In summer 2018, Marine Corps Command Sgt. Maj. William T. Sowers assumed the duties of Institute and Corps sergeant major. Just the third person to hold the position since it was created in 1990, Sowers served 30 years in the Marine Corps, mainly in infantry units, although he served two tours “on the drill field” in Parris Island and San Diego. He began his service in 1988 at age 17, inspired by the many veterans he knew growing up in the Southside town of Stuart, Virginia.
“Growing up, I was surrounded by veterans,” he remembered. An uncle had been an Army machine-gunner in Vietnam. One of Sowers’ neighbors was a Seabee in World War II, and his pastor served as a Marine in Vietnam. “These men had served, come home and become extremely productive citizens.”
Unlike most of these men, Sowers kept serving after his initial enlistment. “I enjoyed what I did, and I thrived in an environment in which I served with high-quality Marines. Furthermore, many great leaders helped me develop as a Marine and a leader, and I wanted to continue that legacy.”
He credits his wife for providing the support that allowed him to continue his career. “I am blessed with a good wife who understood what serving meant to me as well as the demands of the service. It takes a special individual to put up with all the moves and the long deployments,” said Sowers.
Although he had no direct connections to VMI, he had long been aware of it. “In school, I took courses in Virginia history and, when studying the Civil War, learned about the New Market cadets. Beyond that, VMI has a statewide reputation for being a tough and demanding place that turns out capable graduates who go on to do important things.”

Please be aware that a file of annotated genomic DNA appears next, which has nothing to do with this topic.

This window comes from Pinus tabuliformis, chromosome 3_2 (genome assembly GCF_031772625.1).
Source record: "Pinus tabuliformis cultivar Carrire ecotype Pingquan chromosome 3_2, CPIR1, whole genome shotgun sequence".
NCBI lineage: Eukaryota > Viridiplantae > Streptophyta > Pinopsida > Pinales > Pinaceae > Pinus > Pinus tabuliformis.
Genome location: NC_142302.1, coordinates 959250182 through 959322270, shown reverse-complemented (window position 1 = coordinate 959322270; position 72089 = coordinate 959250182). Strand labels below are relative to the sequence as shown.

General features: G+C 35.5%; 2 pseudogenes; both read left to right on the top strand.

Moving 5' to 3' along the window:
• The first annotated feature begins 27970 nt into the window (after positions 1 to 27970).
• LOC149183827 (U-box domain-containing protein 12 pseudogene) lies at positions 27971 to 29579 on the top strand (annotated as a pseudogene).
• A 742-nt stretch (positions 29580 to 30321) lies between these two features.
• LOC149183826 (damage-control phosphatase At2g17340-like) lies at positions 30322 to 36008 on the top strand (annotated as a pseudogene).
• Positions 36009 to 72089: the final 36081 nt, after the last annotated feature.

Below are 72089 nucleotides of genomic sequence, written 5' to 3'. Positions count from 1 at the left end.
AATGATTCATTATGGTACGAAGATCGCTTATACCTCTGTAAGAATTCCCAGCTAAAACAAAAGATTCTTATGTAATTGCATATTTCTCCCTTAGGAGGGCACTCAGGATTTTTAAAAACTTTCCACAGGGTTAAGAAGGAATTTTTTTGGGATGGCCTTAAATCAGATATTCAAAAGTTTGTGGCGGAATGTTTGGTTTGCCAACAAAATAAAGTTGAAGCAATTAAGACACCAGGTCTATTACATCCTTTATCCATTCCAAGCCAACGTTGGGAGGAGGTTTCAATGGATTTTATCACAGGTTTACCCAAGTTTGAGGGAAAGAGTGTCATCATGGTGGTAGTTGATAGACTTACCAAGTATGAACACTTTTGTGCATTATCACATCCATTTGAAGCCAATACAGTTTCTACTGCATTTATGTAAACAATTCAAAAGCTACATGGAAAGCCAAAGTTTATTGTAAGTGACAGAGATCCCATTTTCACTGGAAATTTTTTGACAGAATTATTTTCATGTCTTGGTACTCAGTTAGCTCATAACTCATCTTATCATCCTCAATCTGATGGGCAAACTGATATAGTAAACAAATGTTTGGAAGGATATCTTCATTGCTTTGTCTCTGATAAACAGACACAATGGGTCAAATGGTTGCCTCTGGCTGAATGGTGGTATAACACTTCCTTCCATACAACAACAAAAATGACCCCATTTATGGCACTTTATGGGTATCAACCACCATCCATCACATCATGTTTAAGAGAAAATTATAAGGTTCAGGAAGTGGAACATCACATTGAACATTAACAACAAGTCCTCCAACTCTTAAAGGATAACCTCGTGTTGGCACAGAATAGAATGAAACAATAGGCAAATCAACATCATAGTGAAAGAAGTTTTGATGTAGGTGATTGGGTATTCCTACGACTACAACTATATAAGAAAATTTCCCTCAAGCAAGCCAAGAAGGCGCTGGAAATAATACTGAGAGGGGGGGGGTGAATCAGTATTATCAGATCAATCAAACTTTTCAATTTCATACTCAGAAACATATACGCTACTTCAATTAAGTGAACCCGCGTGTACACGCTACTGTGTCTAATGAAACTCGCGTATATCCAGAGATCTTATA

Sowers became more closely acquainted with VMI by serving with alumni in the Marines. He provided a few examples. “When I was serving with the 3rd Battalion of the 8th Marines, I met then-Second Lieutenant Jason Berg ’99. Right away, I knew there was something special about him. He was all substance and no flash. He knew his job thoroughly and got on with doing it.”
“At my final duty station, the 1st Marine Division, there were 11 combatant commands, and three of them were led by VMI graduates. Lieutenant Colonel G.D. Hasseltine ’97 commanded the 1st Reconnaissance Battalion. Colonels Christopher Gideons ’91 and George H. Schreffler III ’94 commanded the 1st Marines and 5th Marines, respectively. All of them were impressive officers and leaders.”
As he approached retirement, Sowers had an abundance of job opportunities, but none of them stood out. “Then, another Marine sergeant major sent me a message about the VMI job. It immediately struck me as a great opportunity to serve and to influence the next generation of leaders.”